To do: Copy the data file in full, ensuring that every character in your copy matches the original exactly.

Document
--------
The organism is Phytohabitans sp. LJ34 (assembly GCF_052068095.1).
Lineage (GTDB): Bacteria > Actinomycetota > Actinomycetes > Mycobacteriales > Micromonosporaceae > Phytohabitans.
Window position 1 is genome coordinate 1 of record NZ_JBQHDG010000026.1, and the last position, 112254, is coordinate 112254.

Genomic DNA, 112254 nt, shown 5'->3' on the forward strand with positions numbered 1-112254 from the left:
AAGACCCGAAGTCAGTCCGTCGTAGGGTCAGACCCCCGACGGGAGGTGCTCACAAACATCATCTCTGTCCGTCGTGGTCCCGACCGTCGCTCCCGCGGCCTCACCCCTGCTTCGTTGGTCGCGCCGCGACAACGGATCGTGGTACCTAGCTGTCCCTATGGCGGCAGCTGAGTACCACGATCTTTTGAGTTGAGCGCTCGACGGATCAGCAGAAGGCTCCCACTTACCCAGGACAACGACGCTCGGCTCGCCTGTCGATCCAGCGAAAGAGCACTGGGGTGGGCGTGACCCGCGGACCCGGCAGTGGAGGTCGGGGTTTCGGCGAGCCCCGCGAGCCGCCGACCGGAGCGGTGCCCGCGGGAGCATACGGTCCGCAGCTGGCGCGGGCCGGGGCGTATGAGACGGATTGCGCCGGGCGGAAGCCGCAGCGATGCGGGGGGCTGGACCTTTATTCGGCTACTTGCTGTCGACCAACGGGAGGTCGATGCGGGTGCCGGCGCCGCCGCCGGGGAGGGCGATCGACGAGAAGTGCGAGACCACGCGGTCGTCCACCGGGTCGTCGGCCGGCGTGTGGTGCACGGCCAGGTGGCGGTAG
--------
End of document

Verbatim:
The organism is Phytohabitans sp. LJ34 (assembly GCF_052068095.1).
Lineage (GTDB): Bacteria > Actinomycetota > Actinomycetes > Mycobacteriales > Micromonosporaceae > Phytohabitans.
Window position 1 is genome coordinate 1 of record NZ_JBQHDG010000026.1, and the last position, 112254, is coordinate 112254.

Genomic DNA, 112254 nt, shown 5'->3' on the forward strand with positions numbered 1-112254 from the left:
AAGACCCGAAGTCAGTCCGTCGTAGGGTCAGACCCCCGACGGGAGGTGCTCACAAACATCATCTCTGTCCGTCGTGGTCCCGACCGTCGCTCCCGCGGCCTCACCCCTGCTTCGTTGGTCGCGCCGCGACAACGGATCGTGGTACCTAGCTGTCCCTATGGCGGCAGCTGAGTACCACGATCTTTTGAGTTGAGCGCTCGACGGATCAGCAGAAGGCTCCCACTTACCCAGGACAACGACGCTCGGCTCGCCTGTCGATCCAGCGAAAGAGCACTGGGGTGGGCGTGACCCGCGGACCCGGCAGTGGAGGTCGGGGTTTCGGCGAGCCCCGCGAGCCGCCGACCGGAGCGGTGCCCGCGGGAGCATACGGTCCGCAGCTGGCGCGGGCCGGGGCGTATGAGACGGATTGCGCCGGGCGGAAGCCGCAGCGATGCGGGGGGCTGGACCTTTATTCGGCTACTTGCTGTCGACCAACGGGAGGTCGATGCGGGTGCCGGCGCCGCCGCCGGGGAGGGCGATCGACGAGAAGTGCGAGACCACGCGGTCGTCCACCGGGTCGTCGGCCGGCGTGTGGTGCACGGCCAGGTGGCGGTAG